The World in U.S. Courts: Spring 2015 - Personal Jurisdiction
Plaintiffs are nonprofit corporations organized to promote certain Hindu teachings. They allege that the defendants, including a television station in India, engaged in a plot to extort money from them by threatening to broadcast, and ultimately broadcasting in India and the U.S., a report the plaintiffs allege resulted in a decline in donations to their cause. The defendants moved to dismiss on numerous grounds, including that the U.S. Constitutional requirements for the application of specific personal jurisdiction had not been met.
The District Court considered whether the defendants had "purposefully availed" themselves of the privilege of doing business in California, so as to satisfy one of the applicable Due Process requirements for the assertion of specific personal jurisdiction. In doing so it applied the "effects test" to ascertain whether the defendants (1) committed an intentional act, (2) expressly aimed at California, and (3) caused harm that the [defendants] knew to be likely to be suffered in California." The District Court found that the test had not been satisfied, principally through its item-by-item analysis and rejection of the evidence plaintiffs submitted in support of their complaint as not being admissible and/or probative. With respect to the second prong of the "effects test," the District Court concluded that mere knowledge by the defendants that the video in question would be rebroadcast in California (among other states) by the Colorado-based DISH Network was insufficient to establish that they had "expressly aimed" their actions at California. The defendants' contract with DISH, moreover, was only a potential link with Colorado. For these reasons, the District Court found that specific personal jurisdiction could not constitutionally be asserted against the defendants.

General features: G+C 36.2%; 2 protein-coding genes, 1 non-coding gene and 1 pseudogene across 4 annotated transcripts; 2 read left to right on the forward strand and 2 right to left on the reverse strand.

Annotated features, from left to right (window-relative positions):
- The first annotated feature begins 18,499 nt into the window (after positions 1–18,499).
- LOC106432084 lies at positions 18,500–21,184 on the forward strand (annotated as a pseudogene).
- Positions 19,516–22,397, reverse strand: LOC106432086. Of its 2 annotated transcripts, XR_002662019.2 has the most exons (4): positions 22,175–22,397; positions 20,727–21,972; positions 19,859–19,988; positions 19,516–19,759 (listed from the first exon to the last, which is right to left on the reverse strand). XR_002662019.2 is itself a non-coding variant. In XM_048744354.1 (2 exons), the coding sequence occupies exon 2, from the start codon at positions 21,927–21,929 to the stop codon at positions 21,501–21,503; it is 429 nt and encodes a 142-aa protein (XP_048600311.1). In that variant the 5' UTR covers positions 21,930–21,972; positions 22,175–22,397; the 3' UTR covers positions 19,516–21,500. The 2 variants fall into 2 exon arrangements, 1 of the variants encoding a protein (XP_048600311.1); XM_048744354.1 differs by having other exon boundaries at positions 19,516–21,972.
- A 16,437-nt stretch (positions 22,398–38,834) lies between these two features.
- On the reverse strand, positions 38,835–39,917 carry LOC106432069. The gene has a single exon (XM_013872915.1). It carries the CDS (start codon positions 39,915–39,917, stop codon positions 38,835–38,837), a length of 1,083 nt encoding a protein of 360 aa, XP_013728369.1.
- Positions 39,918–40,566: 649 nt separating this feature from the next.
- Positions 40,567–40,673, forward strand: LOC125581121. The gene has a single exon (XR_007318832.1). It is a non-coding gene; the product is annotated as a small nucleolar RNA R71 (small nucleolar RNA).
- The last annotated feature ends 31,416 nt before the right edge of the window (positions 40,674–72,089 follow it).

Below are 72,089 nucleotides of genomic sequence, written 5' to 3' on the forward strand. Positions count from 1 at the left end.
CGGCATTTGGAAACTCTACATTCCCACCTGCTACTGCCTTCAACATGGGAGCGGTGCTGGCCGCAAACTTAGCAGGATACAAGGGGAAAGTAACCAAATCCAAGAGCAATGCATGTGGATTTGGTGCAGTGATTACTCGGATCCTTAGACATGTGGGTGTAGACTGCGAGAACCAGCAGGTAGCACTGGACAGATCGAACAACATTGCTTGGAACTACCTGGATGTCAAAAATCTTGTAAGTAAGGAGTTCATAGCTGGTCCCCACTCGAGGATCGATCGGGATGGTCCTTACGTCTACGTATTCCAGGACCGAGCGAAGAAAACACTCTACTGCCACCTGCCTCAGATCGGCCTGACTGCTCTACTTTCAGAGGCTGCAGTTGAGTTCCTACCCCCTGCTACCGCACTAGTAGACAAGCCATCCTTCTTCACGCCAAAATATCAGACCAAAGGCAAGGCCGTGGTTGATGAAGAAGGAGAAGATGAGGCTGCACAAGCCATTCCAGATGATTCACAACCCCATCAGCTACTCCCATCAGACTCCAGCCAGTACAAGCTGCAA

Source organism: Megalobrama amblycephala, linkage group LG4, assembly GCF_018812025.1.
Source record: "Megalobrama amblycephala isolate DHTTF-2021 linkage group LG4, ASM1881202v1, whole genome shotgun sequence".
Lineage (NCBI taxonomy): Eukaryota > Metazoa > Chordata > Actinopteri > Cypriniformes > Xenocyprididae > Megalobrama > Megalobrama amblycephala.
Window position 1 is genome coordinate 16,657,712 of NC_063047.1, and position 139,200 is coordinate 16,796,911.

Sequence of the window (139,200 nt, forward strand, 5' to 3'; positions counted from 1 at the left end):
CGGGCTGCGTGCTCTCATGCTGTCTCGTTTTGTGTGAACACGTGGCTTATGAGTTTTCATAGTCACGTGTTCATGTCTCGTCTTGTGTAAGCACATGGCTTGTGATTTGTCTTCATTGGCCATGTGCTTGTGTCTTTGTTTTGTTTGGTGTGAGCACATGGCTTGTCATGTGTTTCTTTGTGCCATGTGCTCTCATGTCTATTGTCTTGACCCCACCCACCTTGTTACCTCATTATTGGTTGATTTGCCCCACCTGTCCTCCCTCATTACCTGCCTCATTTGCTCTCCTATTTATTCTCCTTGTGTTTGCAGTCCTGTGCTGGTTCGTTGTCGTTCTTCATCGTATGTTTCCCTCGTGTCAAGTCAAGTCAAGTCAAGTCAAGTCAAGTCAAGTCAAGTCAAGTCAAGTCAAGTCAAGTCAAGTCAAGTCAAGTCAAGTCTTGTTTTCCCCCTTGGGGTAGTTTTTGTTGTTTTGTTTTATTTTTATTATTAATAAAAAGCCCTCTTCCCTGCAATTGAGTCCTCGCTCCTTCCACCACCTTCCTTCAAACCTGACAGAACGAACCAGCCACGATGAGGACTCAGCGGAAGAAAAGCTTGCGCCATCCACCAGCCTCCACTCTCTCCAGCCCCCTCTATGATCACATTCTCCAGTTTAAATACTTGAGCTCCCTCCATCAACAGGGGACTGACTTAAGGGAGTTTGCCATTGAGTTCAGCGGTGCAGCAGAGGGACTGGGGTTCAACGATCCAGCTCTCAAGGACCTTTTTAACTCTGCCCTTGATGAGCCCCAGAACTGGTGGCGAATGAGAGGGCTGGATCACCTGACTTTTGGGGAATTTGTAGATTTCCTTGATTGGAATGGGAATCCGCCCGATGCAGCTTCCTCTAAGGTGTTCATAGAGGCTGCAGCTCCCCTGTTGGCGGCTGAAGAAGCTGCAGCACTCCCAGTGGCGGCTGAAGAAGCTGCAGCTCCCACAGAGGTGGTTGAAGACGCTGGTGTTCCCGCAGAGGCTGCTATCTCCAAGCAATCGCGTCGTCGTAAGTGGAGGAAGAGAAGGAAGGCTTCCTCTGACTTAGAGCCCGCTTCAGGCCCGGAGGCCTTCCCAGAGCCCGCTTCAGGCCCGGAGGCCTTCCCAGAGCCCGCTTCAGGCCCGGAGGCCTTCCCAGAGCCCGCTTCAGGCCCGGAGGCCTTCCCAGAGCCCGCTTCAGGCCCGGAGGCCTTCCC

[Editor's note: The Life Bliss Network case is also discussed under the RICO section of this report.]
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